Evaluating accountability platforms for care
Many developing countries have seen the expansion of private care for older adults in recent years. Often unregulated, care home sectors provide an uneven quality of care. Research by a University of East Anglia team and local partners in the Argentinian city of La Plata has formed the basis for a new online platform. This will provide valuable publicly available information about local care homes based on a set of quality principles and user feedback.
About the project
More people aged over 70 live in developing countries than in developed countries and many of these people need social care. It is sometimes assumed that families in developing countries are more willing and able to offer this support, without recourse to the private sector. In fact, the evidence says otherwise.
Over the past decade or so, there has been a very rapid expansion of private provision, including care homes, in many developing countries. Many of these care homes are subject to little, if any, regulation, and there is evidence that service quality is very uneven. Government capacity to enhance regulation is limited and the issue has remained a low policy priority (at least until the Covid-19 pandemic).
Following research in the Argentina city of La Plata, we worked with local organisations, including care home directors and a community group run by older people to develop an innovative, locally-owned project for improving information sharing and quality accountability. Launched in 2019, it consists of a simple, interactive information-sharing platform.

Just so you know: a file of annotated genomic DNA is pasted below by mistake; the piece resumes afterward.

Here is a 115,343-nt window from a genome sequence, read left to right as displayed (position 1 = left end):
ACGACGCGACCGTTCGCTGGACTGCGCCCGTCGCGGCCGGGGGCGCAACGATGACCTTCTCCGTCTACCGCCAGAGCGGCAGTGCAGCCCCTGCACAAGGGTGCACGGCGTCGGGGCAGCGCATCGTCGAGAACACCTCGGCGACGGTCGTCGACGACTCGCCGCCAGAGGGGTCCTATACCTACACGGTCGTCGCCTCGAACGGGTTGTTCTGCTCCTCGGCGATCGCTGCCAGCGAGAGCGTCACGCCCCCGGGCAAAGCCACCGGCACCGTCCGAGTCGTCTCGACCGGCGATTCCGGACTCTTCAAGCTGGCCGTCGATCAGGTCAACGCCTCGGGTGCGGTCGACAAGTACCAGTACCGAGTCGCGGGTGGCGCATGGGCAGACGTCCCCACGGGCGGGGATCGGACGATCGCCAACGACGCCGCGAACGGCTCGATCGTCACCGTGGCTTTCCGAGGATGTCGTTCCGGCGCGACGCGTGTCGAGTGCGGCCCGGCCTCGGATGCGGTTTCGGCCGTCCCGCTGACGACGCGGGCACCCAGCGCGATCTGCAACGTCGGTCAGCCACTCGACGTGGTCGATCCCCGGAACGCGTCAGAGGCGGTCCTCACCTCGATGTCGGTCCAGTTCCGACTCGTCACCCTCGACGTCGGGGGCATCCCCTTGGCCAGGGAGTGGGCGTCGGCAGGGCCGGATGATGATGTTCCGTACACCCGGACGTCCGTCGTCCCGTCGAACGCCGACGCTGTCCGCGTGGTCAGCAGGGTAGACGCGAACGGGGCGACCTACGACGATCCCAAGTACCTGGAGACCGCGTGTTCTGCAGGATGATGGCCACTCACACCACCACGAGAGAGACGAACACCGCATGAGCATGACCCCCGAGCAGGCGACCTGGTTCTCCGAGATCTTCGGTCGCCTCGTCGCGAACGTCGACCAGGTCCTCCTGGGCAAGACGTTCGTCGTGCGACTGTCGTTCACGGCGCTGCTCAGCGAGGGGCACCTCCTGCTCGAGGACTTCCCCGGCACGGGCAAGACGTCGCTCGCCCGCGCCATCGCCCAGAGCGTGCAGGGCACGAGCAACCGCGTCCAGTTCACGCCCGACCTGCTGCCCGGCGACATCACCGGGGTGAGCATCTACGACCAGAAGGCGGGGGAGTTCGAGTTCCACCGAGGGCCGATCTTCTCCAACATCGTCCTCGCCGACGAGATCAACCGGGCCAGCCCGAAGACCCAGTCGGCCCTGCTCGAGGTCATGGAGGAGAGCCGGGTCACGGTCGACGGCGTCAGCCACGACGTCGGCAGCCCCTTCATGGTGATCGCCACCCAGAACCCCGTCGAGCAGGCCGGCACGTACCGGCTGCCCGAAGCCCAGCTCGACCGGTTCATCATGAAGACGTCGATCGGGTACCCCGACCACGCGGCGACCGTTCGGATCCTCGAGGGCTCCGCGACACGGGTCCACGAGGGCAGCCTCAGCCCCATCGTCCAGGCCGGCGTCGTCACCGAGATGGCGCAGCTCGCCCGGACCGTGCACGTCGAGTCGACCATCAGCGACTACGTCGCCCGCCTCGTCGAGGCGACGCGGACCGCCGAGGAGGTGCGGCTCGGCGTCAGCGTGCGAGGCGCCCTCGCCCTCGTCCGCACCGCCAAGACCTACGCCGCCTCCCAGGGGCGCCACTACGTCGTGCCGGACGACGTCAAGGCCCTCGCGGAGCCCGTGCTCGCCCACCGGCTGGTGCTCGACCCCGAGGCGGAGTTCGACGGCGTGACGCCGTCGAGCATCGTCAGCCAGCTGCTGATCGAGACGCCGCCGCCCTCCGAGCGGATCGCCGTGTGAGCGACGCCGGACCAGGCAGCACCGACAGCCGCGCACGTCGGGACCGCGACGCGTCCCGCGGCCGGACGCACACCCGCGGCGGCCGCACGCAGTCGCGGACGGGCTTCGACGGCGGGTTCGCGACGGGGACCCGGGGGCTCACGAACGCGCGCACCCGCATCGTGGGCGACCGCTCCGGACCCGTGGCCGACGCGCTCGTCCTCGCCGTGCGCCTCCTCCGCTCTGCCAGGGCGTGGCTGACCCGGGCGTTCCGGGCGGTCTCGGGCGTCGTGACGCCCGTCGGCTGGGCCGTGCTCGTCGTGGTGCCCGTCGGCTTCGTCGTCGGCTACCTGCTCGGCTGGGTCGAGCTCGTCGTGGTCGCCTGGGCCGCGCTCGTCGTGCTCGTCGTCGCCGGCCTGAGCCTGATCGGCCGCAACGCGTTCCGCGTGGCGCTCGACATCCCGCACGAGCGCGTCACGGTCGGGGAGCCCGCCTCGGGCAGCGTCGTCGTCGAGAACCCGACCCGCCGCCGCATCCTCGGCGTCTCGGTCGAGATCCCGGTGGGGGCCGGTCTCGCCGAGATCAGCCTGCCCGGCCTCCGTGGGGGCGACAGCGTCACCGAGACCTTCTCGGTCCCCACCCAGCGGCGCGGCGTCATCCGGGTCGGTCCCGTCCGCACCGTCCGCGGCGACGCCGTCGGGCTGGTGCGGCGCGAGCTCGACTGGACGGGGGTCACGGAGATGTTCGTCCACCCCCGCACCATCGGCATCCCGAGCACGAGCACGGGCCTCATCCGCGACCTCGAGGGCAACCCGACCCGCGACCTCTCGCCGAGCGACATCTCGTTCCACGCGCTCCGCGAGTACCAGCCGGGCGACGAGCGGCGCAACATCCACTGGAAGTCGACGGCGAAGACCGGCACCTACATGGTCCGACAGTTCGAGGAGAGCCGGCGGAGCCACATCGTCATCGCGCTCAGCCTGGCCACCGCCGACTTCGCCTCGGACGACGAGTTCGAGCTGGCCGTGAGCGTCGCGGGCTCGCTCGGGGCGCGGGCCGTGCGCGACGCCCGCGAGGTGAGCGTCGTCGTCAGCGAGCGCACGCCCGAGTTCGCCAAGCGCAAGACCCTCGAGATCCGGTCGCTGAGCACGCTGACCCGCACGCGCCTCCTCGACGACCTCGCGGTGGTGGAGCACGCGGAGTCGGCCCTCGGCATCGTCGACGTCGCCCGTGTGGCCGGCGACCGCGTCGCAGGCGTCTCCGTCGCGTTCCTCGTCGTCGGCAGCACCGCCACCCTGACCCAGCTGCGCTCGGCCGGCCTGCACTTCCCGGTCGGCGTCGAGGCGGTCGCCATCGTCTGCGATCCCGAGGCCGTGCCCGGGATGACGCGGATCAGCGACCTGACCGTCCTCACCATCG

The site provides information about local care homes that have agreed to a published set of quality principles. It enables service users to provide feedback about providers. Complaints are investigated and providers removed from the site if they are confirmed. The site has other features, including general information for service users to support the selection and assessment of social care providers. By the end of 2019, the site was receiving over 12,000 hits a month and had received over 50 messages about service quality. These included examples of abuse, which were followed up and led to the exclusion of the providers in question.
We feel there may be benefits in extending this activity to other cities in Argentina and beyond. Before promoting this approach, we require more robust evidence about how it was developed, how well it is working, what effects it has had and how easily it may be replicated elsewhere. Part of the funds we are requesting are to support this evaluation.
The Covid-19 pandemic is hitting care homes in Latin America hard and there is growing interest in new ways to improve quality and accountability in the sector. Since we submitted the preliminary proposal, several organisations in Argentina and elsewhere have committed to developing new projects in different cities, based on our experience in La Plata. Part of the funds we are requesting will be to observe and conduct a light-touch review of these new extension activities in Argentina. We will use funds from a separate grant (already awarded) to support similar work in Brazil.
We will present the results of our analysis in a number of different formats, both for academic audiences and for other types of audiences in Latin America and beyond.